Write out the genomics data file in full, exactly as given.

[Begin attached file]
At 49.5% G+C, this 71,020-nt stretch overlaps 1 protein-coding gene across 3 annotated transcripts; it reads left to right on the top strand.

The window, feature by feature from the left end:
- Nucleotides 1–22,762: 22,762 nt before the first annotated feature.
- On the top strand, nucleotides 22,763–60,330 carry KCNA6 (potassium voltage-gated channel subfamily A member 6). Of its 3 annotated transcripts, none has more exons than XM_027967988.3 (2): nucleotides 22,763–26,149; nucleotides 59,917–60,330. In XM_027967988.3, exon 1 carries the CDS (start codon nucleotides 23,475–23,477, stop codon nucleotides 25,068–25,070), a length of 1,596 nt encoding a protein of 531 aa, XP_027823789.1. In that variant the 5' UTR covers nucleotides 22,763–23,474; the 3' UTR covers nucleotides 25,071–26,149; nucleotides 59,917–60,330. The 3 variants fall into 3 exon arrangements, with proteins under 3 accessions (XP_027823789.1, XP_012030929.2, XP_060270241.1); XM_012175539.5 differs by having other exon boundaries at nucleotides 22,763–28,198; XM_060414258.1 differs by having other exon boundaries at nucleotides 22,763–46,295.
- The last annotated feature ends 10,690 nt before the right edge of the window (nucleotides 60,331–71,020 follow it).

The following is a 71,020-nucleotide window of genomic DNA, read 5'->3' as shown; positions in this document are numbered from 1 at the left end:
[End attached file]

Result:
At 49.5% G+C, this 71,020-nt stretch overlaps 1 protein-coding gene across 3 annotated transcripts; it reads left to right on the top strand.

The window, feature by feature from the left end:
- Nucleotides 1–22,762: 22,762 nt before the first annotated feature.
- On the top strand, nucleotides 22,763–60,330 carry KCNA6 (potassium voltage-gated channel subfamily A member 6). Of its 3 annotated transcripts, none has more exons than XM_027967988.3 (2): nucleotides 22,763–26,149; nucleotides 59,917–60,330. In XM_027967988.3, exon 1 carries the CDS (start codon nucleotides 23,475–23,477, stop codon nucleotides 25,068–25,070), a length of 1,596 nt encoding a protein of 531 aa, XP_027823789.1. In that variant the 5' UTR covers nucleotides 22,763–23,474; the 3' UTR covers nucleotides 25,071–26,149; nucleotides 59,917–60,330. The 3 variants fall into 3 exon arrangements, with proteins under 3 accessions (XP_027823789.1, XP_012030929.2, XP_060270241.1); XM_012175539.5 differs by having other exon boundaries at nucleotides 22,763–28,198; XM_060414258.1 differs by having other exon boundaries at nucleotides 22,763–46,295.
- The last annotated feature ends 10,690 nt before the right edge of the window (nucleotides 60,331–71,020 follow it).

The following is a 71,020-nucleotide window of genomic DNA, read 5'->3' as shown; positions in this document are numbered from 1 at the left end: